It's been nearly four days since the second-largest snowstorm in New York City history, and after some ugliness in Queens, New York's streets seem to be mostly plowed. The bike lanes—and of course the crosswalks—are another matter entirely.

Take Flushing Avenue near the Brooklyn Navy Yard, a major thoroughfare for bike commuters that runs in two directions, separated from car traffic for several blocks:

Here's Sands Street, the two-way protected path leading to/from the Manhattan Bridge:

Downtown Brooklyn:

Kent Avenue, one of Williamsburg cyclists' main connections to the outside world.

Things aren't looking much better in Manhattan:

First Avenue bike lane

A photo posted by Scott Lynch (@scoboco) on

Or at Queens Plaza:

For on-street bike lanes, as with crosswalks, the fallen snow seems to have been made worse by plow drivers piling more on top as they clear lanes for cars.

But there are some signs of hope.

The Central Park loop is plowed, as is the Prospect Park loop (thanks Parks Department), and part of Columbus Avenue. Rogue parkers remain a problem, though:

The Department of Transportation does seem to have cleared some East River bridges.

Reached by phone, a DOT spokesman said that snow removal is the Sanitation Department's responsibility and questioned whether his agency had in fact cleared the Manhattan Bridge.

"We have no machines to plow the streets," Jose Bayona said. When told that vehicles with DOT insignias were photographed plowing the bridge, he said to email him the details of our inquiry, and that he would look into it.

Emailed lists of questions to both departments about how bike-lane-clearing is prioritized, how many workers are dedicated to it, and when it should be done were not answered at press time.

Austin Horse, a food-delivery worker turned bike messenger who currently (and frequently) ranks the fastest messengers in the world, is currently laid up with a broken hand, but has a lot of experience with biking in the winter in New York City. His job gives him no other option. Horse said delivery workers have "already made our peace with riding amongst cars," but that the snow and the city's blasé attitude about clearing bike routes means "It's slower and it's more treacherous. You don't know what you're going to slip on."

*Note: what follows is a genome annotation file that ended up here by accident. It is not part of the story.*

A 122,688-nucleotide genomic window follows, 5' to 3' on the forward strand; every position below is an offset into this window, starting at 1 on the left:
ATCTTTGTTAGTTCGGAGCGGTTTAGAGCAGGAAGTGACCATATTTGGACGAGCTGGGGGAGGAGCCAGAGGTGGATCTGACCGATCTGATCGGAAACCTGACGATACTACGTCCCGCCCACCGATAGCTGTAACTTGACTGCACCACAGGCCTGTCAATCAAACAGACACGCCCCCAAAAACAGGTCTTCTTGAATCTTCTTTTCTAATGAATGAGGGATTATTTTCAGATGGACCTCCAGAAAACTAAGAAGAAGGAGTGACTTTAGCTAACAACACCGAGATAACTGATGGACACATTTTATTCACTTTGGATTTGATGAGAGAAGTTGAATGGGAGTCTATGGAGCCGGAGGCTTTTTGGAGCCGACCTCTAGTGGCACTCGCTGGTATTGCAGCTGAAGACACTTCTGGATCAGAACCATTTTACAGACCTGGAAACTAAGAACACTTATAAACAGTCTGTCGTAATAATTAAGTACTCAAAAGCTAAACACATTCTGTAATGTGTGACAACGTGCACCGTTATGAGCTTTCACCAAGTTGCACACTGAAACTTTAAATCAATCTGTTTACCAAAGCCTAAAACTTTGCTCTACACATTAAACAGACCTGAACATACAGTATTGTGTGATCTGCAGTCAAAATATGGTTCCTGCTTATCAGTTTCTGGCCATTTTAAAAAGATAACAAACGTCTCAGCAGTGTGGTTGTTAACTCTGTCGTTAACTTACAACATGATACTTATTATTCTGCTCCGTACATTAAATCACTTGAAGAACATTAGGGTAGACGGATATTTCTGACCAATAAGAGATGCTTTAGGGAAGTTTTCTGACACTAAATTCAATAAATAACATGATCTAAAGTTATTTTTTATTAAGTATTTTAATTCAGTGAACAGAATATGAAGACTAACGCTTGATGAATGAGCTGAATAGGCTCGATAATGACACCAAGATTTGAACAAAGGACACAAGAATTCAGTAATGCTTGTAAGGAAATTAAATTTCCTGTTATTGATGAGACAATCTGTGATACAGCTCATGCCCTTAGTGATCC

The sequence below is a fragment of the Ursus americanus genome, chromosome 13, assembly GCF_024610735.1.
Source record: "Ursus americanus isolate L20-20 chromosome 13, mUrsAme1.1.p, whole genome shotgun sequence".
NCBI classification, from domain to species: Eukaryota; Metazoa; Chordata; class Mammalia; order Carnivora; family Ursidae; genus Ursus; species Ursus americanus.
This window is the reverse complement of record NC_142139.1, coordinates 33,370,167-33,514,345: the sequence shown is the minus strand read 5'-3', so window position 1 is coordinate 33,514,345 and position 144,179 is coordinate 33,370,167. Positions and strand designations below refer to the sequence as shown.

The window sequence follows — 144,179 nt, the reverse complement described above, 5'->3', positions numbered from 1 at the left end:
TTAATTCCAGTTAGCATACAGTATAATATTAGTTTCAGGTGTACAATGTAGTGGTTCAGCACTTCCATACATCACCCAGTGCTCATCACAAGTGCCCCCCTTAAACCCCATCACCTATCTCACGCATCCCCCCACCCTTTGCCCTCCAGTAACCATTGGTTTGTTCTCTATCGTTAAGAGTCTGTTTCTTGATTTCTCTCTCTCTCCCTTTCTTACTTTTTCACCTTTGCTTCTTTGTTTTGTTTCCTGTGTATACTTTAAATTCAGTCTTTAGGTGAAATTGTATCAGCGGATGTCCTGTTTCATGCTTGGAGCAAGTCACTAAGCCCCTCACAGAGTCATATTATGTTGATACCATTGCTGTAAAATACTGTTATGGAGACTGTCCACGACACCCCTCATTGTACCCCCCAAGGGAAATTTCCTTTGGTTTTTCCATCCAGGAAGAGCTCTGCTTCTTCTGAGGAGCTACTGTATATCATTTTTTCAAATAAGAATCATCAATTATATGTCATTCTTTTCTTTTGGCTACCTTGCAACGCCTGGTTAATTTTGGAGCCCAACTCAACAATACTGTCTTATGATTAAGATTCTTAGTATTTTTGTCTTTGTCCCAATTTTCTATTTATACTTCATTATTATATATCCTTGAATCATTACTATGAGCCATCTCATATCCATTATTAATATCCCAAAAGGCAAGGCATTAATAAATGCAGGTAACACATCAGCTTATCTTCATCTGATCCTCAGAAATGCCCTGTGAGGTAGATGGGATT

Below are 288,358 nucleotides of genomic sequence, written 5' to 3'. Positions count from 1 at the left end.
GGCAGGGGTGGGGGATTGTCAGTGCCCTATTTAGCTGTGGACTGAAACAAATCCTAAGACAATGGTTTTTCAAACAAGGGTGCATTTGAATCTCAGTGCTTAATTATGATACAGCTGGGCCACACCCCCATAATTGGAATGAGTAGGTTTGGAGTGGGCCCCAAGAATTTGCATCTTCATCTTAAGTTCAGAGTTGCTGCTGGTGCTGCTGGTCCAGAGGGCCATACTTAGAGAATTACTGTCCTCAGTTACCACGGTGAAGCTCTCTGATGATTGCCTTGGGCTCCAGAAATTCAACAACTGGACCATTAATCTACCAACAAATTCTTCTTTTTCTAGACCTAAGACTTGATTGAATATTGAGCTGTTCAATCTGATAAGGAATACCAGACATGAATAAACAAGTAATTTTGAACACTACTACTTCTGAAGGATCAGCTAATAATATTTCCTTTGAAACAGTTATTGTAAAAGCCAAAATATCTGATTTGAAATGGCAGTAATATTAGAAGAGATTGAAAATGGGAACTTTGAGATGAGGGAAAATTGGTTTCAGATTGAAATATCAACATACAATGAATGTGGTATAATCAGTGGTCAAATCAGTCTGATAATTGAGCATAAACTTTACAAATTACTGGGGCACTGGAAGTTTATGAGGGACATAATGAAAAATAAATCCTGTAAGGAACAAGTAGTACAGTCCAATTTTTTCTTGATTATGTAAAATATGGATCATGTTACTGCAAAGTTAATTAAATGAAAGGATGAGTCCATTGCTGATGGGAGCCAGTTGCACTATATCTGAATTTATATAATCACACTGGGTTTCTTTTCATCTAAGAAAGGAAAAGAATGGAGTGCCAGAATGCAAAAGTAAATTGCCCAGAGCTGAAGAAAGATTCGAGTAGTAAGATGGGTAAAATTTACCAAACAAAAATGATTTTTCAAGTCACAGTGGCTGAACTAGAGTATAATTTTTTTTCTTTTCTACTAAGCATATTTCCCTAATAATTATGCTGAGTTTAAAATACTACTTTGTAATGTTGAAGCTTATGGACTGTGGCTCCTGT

Having dealt with such conditions for a decade, he has a fairly zen/New Yorker attitude about the whole thing.

New Yorkers are pretty good about dealing with aggravation, and if it’s an aggravation that everyone experiences universally, like a huge blizzard or whatever, sure you might get someone honking at you because you had to take the lane, but that’s just how it is.

Still, he says that the condition of the city's bike infrastructure shows where the city's priorities are, and that cyclists are just one of several groups that are an afterthought to the cleanup process.

It's totally classist and racist. You can see that just by looking at the difference between the way the city treats Manhattan and every single other borough. Car drivers in Queens right now are kind of getting as screwed as bikers are in general or [pedestrians] are in general.

As far as tips for safe and comfortable winter cycling, Horse recommended warm clothes, tires with good traction, and toe warmers.

"I'm a huge fan of toe warmers," he said.

Frustrated or imperiled on your way to work? Send your photos of snow-packed bike lanes to or share them on Twitter or Instagram using the hashtag #plowbikelanes.

With Miranda Katz